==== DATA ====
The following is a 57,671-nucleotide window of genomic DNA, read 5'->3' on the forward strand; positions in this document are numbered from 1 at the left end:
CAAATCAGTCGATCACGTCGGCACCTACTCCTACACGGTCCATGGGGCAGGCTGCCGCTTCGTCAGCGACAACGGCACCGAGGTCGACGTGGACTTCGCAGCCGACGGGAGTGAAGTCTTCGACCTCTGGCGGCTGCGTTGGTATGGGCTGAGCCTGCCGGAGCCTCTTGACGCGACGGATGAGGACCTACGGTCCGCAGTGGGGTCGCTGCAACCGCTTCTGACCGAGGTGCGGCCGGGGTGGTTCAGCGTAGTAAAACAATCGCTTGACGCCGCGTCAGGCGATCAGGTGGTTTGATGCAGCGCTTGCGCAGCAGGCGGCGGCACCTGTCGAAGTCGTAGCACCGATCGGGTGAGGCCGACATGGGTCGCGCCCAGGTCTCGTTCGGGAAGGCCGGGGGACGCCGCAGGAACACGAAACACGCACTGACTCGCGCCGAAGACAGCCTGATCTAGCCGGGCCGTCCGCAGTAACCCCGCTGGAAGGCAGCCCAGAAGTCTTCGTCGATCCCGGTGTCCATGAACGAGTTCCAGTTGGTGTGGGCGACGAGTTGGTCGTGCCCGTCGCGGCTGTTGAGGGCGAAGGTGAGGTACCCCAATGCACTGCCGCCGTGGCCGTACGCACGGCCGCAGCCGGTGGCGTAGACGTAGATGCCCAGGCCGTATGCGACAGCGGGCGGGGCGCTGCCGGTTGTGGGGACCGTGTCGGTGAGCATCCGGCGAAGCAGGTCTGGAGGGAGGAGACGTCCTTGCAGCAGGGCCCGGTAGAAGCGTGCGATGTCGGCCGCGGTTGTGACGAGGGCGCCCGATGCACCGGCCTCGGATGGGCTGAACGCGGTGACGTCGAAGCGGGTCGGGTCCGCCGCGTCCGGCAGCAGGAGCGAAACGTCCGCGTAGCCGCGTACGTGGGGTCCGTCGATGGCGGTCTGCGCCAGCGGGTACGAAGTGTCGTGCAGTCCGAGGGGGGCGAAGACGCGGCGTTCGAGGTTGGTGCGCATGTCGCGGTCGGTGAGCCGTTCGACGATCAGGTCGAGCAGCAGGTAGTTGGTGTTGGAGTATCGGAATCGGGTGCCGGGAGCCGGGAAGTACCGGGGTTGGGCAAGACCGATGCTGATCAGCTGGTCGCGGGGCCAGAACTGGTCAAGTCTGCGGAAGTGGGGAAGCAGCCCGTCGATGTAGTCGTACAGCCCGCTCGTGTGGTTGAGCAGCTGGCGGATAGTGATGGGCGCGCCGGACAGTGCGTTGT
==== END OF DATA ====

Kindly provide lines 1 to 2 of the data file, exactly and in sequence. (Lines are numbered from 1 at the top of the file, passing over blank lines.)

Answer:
The following is a 57,671-nucleotide window of genomic DNA, read 5'->3' on the forward strand; positions in this document are numbered from 1 at the left end:
CAAATCAGTCGATCACGTCGGCACCTACTCCTACACGGTCCATGGGGCAGGCTGCCGCTTCGTCAGCGACAACGGCACCGAGGTCGACGTGGACTTCGCAGCCGACGGGAGTGAAGTCTTCGACCTCTGGCGGCTGCGTTGGTATGGGCTGAGCCTGCCGGAGCCTCTTGACGCGACGGATGAGGACCTACGGTCCGCAGTGGGGTCGCTGCAACCGCTTCTGACCGAGGTGCGGCCGGGGTGGTTCAGCGTAGTAAAACAATCGCTTGACGCCGCGTCAGGCGATCAGGTGGTTTGATGCAGCGCTTGCGCAGCAGGCGGCGGCACCTGTCGAAGTCGTAGCACCGATCGGGTGAGGCCGACATGGGTCGCGCCCAGGTCTCGTTCGGGAAGGCCGGGGGACGCCGCAGGAACACGAAACACGCACTGACTCGCGCCGAAGACAGCCTGATCTAGCCGGGCCGTCCGCAGTAACCCCGCTGGAAGGCAGCCCAGAAGTCTTCGTCGATCCCGGTGTCCATGAACGAGTTCCAGTTGGTGTGGGCGACGAGTTGGTCGTGCCCGTCGCGGCTGTTGAGGGCGAAGGTGAGGTACCCCAATGCACTGCCGCCGTGGCCGTACGCACGGCCGCAGCCGGTGGCGTAGACGTAGATGCCCAGGCCGTATGCGACAGCGGGCGGGGCGCTGCCGGTTGTGGGGACCGTGTCGGTGAGCATCCGGCGAAGCAGGTCTGGAGGGAGGAGACGTCCTTGCAGCAGGGCCCGGTAGAAGCGTGCGATGTCGGCCGCGGTTGTGACGAGGGCGCCCGATGCACCGGCCTCGGATGGGCTGAACGCGGTGACGTCGAAGCGGGTCGGGTCCGCCGCGTCCGGCAGCAGGAGCGAAACGTCCGCGTAGCCGCGTACGTGGGGTCCGTCGATGGCGGTCTGCGCCAGCGGGTACGAAGTGTCGTGCAGTCCGAGGGGGGCGAAGACGCGGCGTTCGAGGTTGGTGCGCATGTCGCGGTCGGTGAGCCGTTCGACGATCAGGTCGAGCAGCAGGTAGTTGGTGTTGGAGTATCGGAATCGGGTGCCGGGAGCCGGGAAGTACCGGGGTTGGGCAAGACCGATGCTGATCAGCTGGTCGCGGGGCCAGAACTGGTCAAGTCTGCGGAAGTGGGGAAGCAGCCCGTCGATGTAGTCGTACAGCCCGCTCGTGTGGTTGAGCAGCTGGCGGATAGTGATGGGCGCGCCGGACAGTGCGTTGT